Instead of asking, "Did she say no?", we should start asking, "Did she want to have sex?"

This item is a little old, but I wanted to flag it because it really gets to the heart of the debate about what sexual consent is. Feminists are increasingly clamoring for an affirmative consent standard, where someone has to indicate, through language or body language, an actual desire to have sex. I call it the "only kiss people who are kissing you back" standard. Anti-feminists disagree, arguing that feminists are trying to label all men rapists or police sex or some other horseshit. Here's a piece I wrote kind of detailing out my problems with that argument, mostly that it's a strawman and that assuming someone is automatically in a state of consent unless they phrase their refusals just so is not held for any other intimate behavior, such as allowing people in your home or allowing people to watch your children, and just for sex. Which is to say anti-feminists are actually arguing that the barrier for someone barging into your house should be higher than for them barging into your body. (And considering how most of them are anti-abortion, it follows that they believe the barrier for to force someone to have a baby should be lower than to force yourself into their house to sit on their couch.) Which is fucked up, to say the least.


Anyway, the larger story is a frustrating one, of a teenage girl who says she was raped by a classmate on a field trip and who has basically had to pull out of her high school while her alleged rapist goes on without facing any consequences. You should read the entire article to see the administrative problems and just general victim-blaming that seems endemic to these situations. I wanted to single out a couple of details that show that the standard of affirmative consent---of only having sex with people who want to have sex with you---is so important.

Teachers, Garfield’s principal, district officials, a rape advocate, the National Parks Service and the FBI, which has jurisdiction over the national park, were all alerted, and details tumbled out quickly: The alleged perpetrator was a classmate, who admitted that he had had anal sex with her. He acknowledged to law enforcement that she told him to stop several times but said he persuaded her to “roll with it.”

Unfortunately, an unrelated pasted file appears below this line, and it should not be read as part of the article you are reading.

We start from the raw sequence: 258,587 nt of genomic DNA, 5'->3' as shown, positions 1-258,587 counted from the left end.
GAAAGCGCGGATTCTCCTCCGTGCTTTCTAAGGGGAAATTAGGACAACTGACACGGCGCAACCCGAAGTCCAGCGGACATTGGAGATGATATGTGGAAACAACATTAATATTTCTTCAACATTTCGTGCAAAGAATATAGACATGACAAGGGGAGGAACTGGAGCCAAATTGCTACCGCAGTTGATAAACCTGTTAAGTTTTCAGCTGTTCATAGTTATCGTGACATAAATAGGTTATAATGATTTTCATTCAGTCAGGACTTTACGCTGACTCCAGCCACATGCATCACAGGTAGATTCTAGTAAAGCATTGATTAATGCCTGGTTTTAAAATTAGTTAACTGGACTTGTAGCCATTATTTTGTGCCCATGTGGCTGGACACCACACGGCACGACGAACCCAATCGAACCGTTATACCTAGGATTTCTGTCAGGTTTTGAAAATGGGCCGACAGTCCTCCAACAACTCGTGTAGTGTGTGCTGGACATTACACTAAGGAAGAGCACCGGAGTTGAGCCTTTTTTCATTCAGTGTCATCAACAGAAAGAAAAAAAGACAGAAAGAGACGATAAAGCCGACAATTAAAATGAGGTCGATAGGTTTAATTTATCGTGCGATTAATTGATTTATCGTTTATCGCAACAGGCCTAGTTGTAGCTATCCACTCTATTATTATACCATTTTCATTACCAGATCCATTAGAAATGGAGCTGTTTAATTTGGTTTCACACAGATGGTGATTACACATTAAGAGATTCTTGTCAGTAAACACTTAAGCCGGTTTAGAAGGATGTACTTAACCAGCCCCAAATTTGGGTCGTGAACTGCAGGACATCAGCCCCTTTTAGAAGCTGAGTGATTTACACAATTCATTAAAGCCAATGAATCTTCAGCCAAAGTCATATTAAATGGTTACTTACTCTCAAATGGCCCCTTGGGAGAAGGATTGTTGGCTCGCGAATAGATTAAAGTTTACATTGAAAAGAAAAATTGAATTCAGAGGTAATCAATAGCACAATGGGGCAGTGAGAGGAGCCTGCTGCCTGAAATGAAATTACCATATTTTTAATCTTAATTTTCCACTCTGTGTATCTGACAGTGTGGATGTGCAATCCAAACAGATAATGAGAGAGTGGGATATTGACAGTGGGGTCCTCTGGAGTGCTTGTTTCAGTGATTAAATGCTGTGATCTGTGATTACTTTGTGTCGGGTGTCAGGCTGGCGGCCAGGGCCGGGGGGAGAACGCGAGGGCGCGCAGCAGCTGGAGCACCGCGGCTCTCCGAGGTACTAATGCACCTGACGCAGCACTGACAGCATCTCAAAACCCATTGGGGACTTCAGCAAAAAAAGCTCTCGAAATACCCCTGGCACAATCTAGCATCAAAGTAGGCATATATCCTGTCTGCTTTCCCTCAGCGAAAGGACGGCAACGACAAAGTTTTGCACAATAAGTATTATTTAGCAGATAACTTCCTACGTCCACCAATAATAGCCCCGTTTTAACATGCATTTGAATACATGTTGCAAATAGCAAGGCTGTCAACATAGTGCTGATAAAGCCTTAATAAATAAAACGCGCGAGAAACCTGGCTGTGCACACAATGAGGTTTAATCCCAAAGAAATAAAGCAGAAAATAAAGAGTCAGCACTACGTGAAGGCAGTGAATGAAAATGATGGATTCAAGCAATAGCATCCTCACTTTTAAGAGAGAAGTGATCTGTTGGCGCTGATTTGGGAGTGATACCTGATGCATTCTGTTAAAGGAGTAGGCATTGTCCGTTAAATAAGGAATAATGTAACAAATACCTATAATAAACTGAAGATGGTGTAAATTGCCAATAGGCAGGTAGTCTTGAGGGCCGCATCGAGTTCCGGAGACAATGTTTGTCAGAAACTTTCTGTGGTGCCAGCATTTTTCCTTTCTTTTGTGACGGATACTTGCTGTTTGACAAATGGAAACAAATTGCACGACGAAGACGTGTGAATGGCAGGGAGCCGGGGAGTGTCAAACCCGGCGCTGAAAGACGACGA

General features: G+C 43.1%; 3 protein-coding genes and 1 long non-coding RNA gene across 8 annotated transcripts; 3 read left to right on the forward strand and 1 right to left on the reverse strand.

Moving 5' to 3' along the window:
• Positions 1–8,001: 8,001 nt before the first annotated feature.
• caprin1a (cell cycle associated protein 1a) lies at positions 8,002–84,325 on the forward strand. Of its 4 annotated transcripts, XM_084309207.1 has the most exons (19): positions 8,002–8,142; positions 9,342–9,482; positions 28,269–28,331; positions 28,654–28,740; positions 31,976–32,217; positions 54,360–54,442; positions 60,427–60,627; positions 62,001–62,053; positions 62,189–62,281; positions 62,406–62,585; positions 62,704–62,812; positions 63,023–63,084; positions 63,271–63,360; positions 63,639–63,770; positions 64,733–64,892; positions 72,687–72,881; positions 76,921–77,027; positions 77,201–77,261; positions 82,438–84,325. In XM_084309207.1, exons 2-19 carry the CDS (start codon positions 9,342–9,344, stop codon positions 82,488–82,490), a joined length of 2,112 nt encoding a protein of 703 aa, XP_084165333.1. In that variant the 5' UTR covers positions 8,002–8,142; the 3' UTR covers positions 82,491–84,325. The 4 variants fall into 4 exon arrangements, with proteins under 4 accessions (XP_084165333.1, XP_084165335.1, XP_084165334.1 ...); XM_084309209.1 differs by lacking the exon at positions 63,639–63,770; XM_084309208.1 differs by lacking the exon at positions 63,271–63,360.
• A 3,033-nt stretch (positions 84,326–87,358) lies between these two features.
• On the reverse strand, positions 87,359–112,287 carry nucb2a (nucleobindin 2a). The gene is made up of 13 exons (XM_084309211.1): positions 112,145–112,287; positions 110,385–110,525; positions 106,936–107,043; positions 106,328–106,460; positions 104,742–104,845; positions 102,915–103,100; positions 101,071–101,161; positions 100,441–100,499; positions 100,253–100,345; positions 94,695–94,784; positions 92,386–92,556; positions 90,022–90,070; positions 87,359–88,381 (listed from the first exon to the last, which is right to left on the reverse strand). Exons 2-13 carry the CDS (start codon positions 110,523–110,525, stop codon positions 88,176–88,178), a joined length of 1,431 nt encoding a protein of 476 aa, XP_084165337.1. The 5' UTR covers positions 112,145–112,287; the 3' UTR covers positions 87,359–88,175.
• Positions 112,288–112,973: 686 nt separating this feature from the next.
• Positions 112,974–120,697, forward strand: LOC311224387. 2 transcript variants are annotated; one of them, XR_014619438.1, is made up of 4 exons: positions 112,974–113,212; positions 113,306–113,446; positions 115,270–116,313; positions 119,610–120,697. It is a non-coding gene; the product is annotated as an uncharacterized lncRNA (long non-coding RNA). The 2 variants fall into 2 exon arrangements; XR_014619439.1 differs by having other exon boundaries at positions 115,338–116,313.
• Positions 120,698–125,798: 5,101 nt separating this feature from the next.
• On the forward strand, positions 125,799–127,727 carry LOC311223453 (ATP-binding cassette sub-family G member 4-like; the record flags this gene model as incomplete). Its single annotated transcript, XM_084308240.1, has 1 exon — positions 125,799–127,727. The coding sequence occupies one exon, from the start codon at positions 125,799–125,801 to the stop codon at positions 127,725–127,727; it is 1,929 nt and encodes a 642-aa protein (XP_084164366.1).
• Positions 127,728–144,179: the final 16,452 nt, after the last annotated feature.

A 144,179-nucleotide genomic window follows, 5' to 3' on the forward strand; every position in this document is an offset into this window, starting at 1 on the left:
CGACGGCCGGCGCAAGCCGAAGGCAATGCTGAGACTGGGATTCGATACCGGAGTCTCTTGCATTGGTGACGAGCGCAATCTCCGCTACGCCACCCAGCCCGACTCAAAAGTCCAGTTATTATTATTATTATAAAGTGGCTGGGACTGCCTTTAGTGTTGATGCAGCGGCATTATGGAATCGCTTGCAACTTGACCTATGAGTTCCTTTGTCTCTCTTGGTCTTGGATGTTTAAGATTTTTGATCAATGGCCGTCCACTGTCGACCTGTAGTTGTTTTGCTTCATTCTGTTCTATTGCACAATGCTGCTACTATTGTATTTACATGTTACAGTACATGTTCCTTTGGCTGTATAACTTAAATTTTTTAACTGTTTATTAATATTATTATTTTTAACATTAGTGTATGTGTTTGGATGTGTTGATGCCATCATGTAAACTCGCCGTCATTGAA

And:

When asked if Emily said anything during the incident, the boy disclosed to the school district investigator, “I did not pay attention to her that much.”

Basically, people who support the affirmative consent standard don't want "I couldn't be bothered to pay attention to what she was saying long enough to tell if it was no or yes" to be a legitimate defense.

Part of the problem with putting the onus on victims to make the rape "official" through refusing and fighting back is the next thing that happens is we get into a quibbling match over whether or not they fought back enough to "earn" the right to have their rape considered a rape. It encourages this mentality where badgering someone until they stop saying no or simply ignoring them so that you can honestly say later you had no idea that they were refusing is somehow in-bounds. It becomes the victim's fault for not refusing in exactly the right way, even though most rapists aren't actually going to take any no for an answer, no matter how you phrase it.

What if, instead of saying, "Did she say no?" to this young man, the question was, "Did she want to have sex with you?" The answer to that seems screamingly obvious. Far from making things more complicated, framing the question this way would have made things much simpler.

Sure, there will always be men who will whine that it's so hard to get laid if you have to bother knowing if your partner wants to have sex, too. But so what? If I ran around saying that it's so hard to get invited to dinner without just walking into people's houses uninvited, that wouldn't change the fact that I'm criminally trespassing. If I insisted the only way I get to visit people is by barging into their houses, you'd tell me that it's my responsibility to learn how to make friends so I get invited. Men who want to have sex should be held to the same minimum standard.